Too many pupils in 40% of P1s

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ALMOST 40 per cent of city schools are teaching primary one children in class sizes larger then the recommended 25.

Headteachers have been forced to increase their P1 class sizes this year after the Scottish Government failed to introduce new legislation to give councils powers to cap classes at 25 in time for the new term.

It means that a total of 33 schools out of the city's 87 have P1 classes with more than 25 pupils being taught by just one teacher. This compares with two primary schools last year.

The rise came about after high-profile cases in other parts of the country saw parents successfully appeal against decisions to cap classes at 25, which is the current guideline but not law.

Parents in Edinburgh then followed suit and also won appeals to get their children into their preferred schools, driving up class sizes across the city.

The Scottish Government said it would introduce laws to cap class sizes by the start of this school year but it did not introduce the new laws in time and it will be next year before the legislation comes into play.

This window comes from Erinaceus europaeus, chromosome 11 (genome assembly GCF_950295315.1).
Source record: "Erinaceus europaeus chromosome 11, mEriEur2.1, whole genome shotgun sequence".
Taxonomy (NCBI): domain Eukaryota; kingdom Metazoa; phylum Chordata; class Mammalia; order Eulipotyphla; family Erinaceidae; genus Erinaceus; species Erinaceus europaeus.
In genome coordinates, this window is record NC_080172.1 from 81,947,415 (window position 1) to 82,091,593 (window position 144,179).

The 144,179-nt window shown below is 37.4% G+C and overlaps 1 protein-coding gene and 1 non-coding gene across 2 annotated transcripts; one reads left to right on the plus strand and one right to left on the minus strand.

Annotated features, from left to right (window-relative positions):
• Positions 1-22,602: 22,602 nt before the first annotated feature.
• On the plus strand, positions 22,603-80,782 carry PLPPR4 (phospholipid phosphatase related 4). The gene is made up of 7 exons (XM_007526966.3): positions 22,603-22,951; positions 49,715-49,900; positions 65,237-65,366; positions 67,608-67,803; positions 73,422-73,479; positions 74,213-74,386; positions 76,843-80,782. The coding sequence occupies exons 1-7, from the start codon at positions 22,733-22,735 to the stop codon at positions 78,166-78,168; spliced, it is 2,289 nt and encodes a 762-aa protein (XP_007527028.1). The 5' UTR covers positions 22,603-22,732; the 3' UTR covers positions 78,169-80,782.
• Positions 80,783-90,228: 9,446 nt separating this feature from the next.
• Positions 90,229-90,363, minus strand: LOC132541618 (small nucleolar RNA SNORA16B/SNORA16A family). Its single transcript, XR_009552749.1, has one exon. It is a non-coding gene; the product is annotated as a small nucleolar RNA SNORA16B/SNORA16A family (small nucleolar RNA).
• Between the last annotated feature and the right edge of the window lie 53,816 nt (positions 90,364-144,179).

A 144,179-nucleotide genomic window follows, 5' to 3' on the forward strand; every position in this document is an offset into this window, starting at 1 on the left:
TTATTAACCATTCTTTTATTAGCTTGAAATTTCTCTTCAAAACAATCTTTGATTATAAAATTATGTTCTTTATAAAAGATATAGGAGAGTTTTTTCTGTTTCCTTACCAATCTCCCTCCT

The result in Edinburgh is that more than 1000 children in 33 city schools are being taught by just one teacher in classes with 26 pupils or more.

A further five schools have introduced "team teaching" - where two classes are based in the one classroom with two teachers. One in five city schools is teaching P1s in class sizes of 30 - the current legal maximum. These include Roseburn, Sciennes and James Gillespie's primaries.

City education leader Marilyne MacLaren said: "Our school placement team correctly predicted that without a legal backstop we would see a significant number of schools with P1 classes of more than 25 pupils. We continue to manage that situation as best we can but what we need is for the government to bring in legislation."

Some schools, however, have managed to keep class sizes low.

In deprived areas, 17 schools given "positive action status" by the council - which include Broomhouse, Dalry and Craigroyston - have made significant progress, with 55 per cent of pupils in P1-3 being taught in classes of up to 18.

Across the 87 primary schools, 13 per cent of children in P1-3 are being taught in classes of 18 or less, which is an improvement on just six per cent the previous year.

Councillor MacLaren added: "I am very pleased to report that the number of pupils in smaller classes has risen this year despite an extra 300 pupils attending at P1-P3 level."